There are a few cases where knowing too much can be a bad thing but, more often than not, knowing too little will hurt you a lot more. This is especially true in the case of college financial aid. Not knowing what it is or how to apply for it could hurt your child’s chances of getting into a desired college. Even worse, it could mean that you end up paying more than you need to for your child to attend college.
• Organization is key: Before you even attempt to fill out a financial aid application, take some time to learn about what is required and to gather your supporting documentation. Too many parents and students wait until the last minute, and then complete the application in a rush. Mistakes can be made, information can be omitted, or deadlines can be missed when there is poor planning. This is an important document and it deserves your attention.
• Deadlines matter: There are some forms of financial aid which are awarded on a first-come, first-served basis, but many parents and students still wait until the deadline to complete their application. This strategy could automatically exclude the student from some forms of assistance, and ultimately end up costing the family more money.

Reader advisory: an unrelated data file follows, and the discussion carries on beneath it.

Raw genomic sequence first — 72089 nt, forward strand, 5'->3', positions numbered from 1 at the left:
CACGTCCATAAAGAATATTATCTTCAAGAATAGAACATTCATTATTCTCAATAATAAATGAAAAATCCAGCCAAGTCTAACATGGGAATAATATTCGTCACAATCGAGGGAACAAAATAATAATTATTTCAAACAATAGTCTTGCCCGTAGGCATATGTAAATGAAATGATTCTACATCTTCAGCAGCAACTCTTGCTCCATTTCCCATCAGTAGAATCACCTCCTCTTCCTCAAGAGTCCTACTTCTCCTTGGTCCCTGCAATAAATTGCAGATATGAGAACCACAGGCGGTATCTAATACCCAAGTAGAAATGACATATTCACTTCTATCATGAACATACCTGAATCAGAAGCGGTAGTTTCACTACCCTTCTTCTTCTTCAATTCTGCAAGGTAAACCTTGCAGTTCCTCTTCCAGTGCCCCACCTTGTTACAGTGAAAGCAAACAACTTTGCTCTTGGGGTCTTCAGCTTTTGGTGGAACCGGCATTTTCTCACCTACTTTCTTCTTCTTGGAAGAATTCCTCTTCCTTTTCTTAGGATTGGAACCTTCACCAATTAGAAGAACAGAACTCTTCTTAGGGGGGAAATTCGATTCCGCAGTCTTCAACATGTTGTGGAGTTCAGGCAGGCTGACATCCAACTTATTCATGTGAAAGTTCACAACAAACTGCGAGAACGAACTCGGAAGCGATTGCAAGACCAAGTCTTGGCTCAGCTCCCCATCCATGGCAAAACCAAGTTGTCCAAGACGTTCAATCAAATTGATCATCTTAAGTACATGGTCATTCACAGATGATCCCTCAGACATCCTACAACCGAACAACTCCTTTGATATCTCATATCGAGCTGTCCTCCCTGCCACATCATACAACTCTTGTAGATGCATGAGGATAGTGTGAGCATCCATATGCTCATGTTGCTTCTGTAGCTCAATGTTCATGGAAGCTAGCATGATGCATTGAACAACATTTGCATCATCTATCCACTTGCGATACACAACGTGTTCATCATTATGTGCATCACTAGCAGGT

• Assumptions can be costly: Many families make assumptions about whether they make too little or too much money to be eligible for financial aid. Instead of seeking out accurate answers they don’t even bother to complete an application, so they miss out on any type of financial aid altogether. It is always best to complete the application and find out exactly how much is available before making any life-altering decisions about which college to attend.
• Don’t trust the rumor mill: There are many rumors out there about different ways to “play the FAFSA game.” You might hear about certain financial moves that can make your income appear lower, or may think that saying your child lives with an elderly relative will increase financial aid. It is always best to get the facts about how any of these possibilities pertain to your individual financial situation. Talk to a professional college financial aid advisor, your tax consultant, or the school’s financial aid office before falling victim to any of these false strategies.
• Changes are in the works. Important changes are being made to the FAFSA schedule beginning in 2016. Be aware of what these changes are, and determine how they can affect decisions you make about financial aid.
High school and college students are not the only ones who need to be open to learning. Don’t let a lack of knowledge affect your child’s future. Learn more about financial aid, and let your child reap the benefits of your wisdom!